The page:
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OPINION | Delhi High Court Order on AAP MLAs is a Relief for BJP Too

It would suit the BJP if the decision by the poll panel is delayed till after the 2019 Lok Sabha polls, which now looks quite “achievable”.

Sidharth Mishra |

Updated:March 24, 2018, 2:33 PM IST
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OPINION | Delhi High Court Order on AAP MLAs is a Relief for BJP Too
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The decision of the Delhi High Court reinstating 20 Aam Aadmi Party (AAP) leaders as members of the Delhi Assembly has been welcomed in Arvind Kejriwal’s party. That’s pretty natural. For a party which is gasping for breath and with its leader on an apology binge, such relief would for certain come as a whiff of fresh air.

These MLAs were dismissed in January by the President on charges of holding office of profit.

However, it’s in the BJP circles that the decision is being welcomed, albeit quietly, as a relief. Despite the much chest-beating over its victories in the north-eastern states, the BJP leadership, it’s pretty well-known, is quite disturbed over the below-par performance in Gujarat Assembly polls and the reverses it has faced in bypolls in Rajasthan, Madhya Pradesh and Uttar Pradesh.

Given the background, the BJP for now can ill afford to enter into an electoral battle in Delhi without the guarantee of a victory. A reversal in the electoral fortune in the national capital and any gains for the Congress would have a magnifying effect on the perception about the political health of the two national parties.

Thus, the reaction of AAP’s two rival parties has been very different. Delhi BJP president Manoj Tiwari has said, rather loquaciously, “The Election Commission should definitely give a proper re-hearing to the MLAs, but it should be noted that the court has not absolved the MLAs of the charge of having benefited from holding the office of profit. We welcomed the directions of the high court and the Election Commission in the past. Similarly, we respect Friday's decision. It is a unique proof of the independence of judiciary and freedom in the Indian democracy.”

The Congress, on the other hand, has now started to press for the resignation of the MLAs on moral grounds, citing the example of their leader Sonia Gandhi, who on facing similar charges, had resigned the Lok Sabha seat to re-contest and re-enter Parliament.

Despite the desire of the Congress, it’s unlikely that the AAP MLAs see much value in a moral stand for now. The line taken by the dismissed MLAs, now reinstated by the High Court, is that since no profit ever accrued to them from the office they have purported to have held, they should not be penalised.

The High Court, we must note, has not dismissed the charge but may have inadvertently started a lengthy process of re-examination. The Election Commission, at the time of recommending dismissal of these MLAs, had held the view that the intent of these legislators was to make profit and therefore a bill was brought in the Assembly to include the office of parliamentary secretary to the ministers in the list of exempted positions.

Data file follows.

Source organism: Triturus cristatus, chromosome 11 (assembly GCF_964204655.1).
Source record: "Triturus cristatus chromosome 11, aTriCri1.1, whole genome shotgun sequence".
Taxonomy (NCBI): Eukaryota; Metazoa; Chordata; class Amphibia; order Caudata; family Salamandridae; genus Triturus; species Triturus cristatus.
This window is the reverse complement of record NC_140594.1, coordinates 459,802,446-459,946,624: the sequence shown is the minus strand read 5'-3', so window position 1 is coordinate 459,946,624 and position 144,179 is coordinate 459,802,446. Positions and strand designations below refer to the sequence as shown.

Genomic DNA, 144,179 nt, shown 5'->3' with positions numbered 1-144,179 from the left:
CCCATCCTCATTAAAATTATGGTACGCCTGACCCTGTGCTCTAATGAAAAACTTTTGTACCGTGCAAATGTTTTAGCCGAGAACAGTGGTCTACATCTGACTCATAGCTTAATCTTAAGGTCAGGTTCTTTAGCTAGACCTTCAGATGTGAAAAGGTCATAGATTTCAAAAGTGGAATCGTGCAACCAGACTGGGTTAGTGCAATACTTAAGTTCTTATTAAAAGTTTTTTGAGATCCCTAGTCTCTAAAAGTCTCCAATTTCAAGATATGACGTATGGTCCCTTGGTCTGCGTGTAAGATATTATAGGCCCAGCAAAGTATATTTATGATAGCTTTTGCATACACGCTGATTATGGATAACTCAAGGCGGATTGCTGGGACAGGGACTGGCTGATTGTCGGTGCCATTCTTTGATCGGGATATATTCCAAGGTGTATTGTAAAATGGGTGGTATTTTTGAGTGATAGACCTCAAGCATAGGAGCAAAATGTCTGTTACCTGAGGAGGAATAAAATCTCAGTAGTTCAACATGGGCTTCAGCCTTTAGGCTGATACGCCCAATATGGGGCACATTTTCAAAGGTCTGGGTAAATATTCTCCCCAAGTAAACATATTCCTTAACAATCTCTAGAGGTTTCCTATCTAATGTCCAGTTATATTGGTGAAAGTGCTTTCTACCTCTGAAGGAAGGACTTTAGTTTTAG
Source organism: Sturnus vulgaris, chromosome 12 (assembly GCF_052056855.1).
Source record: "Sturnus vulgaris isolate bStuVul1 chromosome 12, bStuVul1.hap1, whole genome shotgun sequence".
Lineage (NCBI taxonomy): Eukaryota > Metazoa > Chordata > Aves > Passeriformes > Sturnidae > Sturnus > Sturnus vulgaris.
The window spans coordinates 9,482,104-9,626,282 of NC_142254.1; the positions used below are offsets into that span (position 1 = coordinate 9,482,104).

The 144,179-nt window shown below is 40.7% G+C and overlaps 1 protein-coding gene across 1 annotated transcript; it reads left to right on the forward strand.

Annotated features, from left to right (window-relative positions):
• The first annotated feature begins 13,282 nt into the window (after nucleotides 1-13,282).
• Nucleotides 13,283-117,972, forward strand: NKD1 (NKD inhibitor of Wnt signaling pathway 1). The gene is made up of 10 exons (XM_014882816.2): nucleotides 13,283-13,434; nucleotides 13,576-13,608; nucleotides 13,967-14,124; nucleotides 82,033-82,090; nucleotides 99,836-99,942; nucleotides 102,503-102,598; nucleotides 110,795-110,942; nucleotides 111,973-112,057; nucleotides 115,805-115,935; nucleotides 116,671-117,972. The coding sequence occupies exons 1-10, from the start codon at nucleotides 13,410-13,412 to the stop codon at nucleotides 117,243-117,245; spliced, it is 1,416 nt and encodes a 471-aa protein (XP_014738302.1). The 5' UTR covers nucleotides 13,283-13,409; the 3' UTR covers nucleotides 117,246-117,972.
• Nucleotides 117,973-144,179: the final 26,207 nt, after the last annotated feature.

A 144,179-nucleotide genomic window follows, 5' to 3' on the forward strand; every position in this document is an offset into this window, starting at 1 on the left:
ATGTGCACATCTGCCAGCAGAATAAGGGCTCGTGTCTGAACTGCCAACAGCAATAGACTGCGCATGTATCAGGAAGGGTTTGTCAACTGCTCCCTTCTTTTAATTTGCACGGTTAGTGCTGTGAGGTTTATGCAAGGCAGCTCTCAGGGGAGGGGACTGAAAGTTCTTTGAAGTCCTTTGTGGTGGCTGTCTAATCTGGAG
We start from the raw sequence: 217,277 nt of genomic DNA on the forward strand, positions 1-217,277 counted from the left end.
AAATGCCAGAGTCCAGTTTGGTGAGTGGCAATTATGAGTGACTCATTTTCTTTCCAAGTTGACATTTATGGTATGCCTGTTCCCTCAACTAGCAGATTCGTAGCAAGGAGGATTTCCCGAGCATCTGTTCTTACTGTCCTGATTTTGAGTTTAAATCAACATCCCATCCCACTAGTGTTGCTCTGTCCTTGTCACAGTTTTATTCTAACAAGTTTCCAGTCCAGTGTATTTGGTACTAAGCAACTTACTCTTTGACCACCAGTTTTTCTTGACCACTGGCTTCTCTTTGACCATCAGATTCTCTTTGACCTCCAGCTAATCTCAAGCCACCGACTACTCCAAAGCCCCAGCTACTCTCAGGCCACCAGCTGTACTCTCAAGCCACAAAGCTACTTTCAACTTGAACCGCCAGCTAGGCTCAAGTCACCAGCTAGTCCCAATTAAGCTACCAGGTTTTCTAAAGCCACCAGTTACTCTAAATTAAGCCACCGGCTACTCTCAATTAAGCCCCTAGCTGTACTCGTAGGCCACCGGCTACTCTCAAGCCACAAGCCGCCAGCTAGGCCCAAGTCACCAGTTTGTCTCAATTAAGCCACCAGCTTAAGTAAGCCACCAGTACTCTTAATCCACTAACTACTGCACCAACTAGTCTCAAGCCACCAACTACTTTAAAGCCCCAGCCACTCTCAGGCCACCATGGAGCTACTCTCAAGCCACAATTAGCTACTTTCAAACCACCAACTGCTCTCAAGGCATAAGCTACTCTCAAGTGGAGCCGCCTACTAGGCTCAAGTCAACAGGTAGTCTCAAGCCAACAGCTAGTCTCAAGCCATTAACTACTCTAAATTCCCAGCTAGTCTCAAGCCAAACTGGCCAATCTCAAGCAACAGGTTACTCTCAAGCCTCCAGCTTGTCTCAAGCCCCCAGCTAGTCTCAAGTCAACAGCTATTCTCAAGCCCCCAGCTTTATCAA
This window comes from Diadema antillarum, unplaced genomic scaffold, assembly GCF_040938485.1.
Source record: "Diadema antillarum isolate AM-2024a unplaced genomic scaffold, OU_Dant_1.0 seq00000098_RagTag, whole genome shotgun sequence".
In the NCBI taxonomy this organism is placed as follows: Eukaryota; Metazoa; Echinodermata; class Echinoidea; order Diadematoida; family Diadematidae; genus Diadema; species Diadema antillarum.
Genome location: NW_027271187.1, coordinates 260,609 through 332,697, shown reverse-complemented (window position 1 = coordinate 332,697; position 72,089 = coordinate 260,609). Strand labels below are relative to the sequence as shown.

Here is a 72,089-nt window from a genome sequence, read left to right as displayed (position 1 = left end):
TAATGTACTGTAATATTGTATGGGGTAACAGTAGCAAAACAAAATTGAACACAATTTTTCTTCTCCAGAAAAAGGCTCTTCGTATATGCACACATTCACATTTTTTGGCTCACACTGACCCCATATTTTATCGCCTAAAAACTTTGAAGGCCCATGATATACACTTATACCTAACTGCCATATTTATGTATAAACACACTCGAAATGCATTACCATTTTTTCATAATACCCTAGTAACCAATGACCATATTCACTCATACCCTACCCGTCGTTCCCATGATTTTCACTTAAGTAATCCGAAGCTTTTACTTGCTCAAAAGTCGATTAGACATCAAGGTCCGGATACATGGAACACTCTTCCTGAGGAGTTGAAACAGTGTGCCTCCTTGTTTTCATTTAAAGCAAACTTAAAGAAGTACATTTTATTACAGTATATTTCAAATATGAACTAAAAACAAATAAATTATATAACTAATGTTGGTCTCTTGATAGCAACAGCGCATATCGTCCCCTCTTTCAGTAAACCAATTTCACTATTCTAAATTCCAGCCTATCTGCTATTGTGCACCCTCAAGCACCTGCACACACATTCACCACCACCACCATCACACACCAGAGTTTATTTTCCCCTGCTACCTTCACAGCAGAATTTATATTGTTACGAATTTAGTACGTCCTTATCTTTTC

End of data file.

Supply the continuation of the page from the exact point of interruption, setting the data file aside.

Since the bill sought to include these offices from retrospective effect and had other lacunae, it failed and thus the poll panel’s decision to recommend dismissal followed.

It’s unlikely that the poll panel would reverse its earlier order. But then the process of hearing, parties seeking adjournments during the hearings, and as protagonist Sunny Deol had said in his famous film Damini, “Tareekh pe tareekh (adjournment after adjournment),” the matter would drag on. It would suit the BJP if the decision by the poll panel is delayed till after the 2019 Lok Sabha polls, which now looks quite “achievable”.

On the other hand, for the Congress, after having given a zero-seat performance in the 2015 Assembly polls, the delay in the by-elections is like an opportunity missed.

Of the 20 seats, which could have gone to polls had the High Court not intervened, 14 have been Congress strongholds in the past, before its vote-bank of Dalits and Minorities shifted lock, stock and barrel to the AAP.

However, a much weakened party organisation of Arvind Kejriwal’s outfit and the realisation among the non-BJP voters on the need for consolidation would have made retention of all the seats difficult for the AAP.

The voters in Delhi also realise that in the last municipal polls, the BJP managed to romp home because the voters averse to it were divided between the AAP and the Congress.

With the return of prominent faces in the party-fold, and former chief minister Sheila Dikshit once again entering the city’s politics, the likelihood of non-BJP votes going to the Congress and not AAP is anytime greater today than it was in the past five years.

Today, the traditional vote bank of the BJP in the city, the business class, is also upset with the ruling party at the Centre for having failed to get it any relief so far from the Supreme Court-monitored sealing drive against the commercial establishments in residential premises.

While the BJP has failed to give relief from sealing and AAP failed to give governance, the Ajay Maken-led Delhi Congress is aggressively reminding people about the Sheila Dikshit government and the “good governance it provided to the city”.

With corruption charges against Dikshit government, too, not sticking, the Congress naturally feels it’s the right opportunity for them to make their way back to the centre-stage.

But as TS Eliot had famously said in his epic Hollow Men, “Between the idea; And the reality; Between the motion; And the act; Falls the Shadow.”

For now, it’s shadow on the Congress party’s attempts at reviving its fortune.

(The author is a senior journalist. Views are personal)
| Edited by: Nitya Thirumalai
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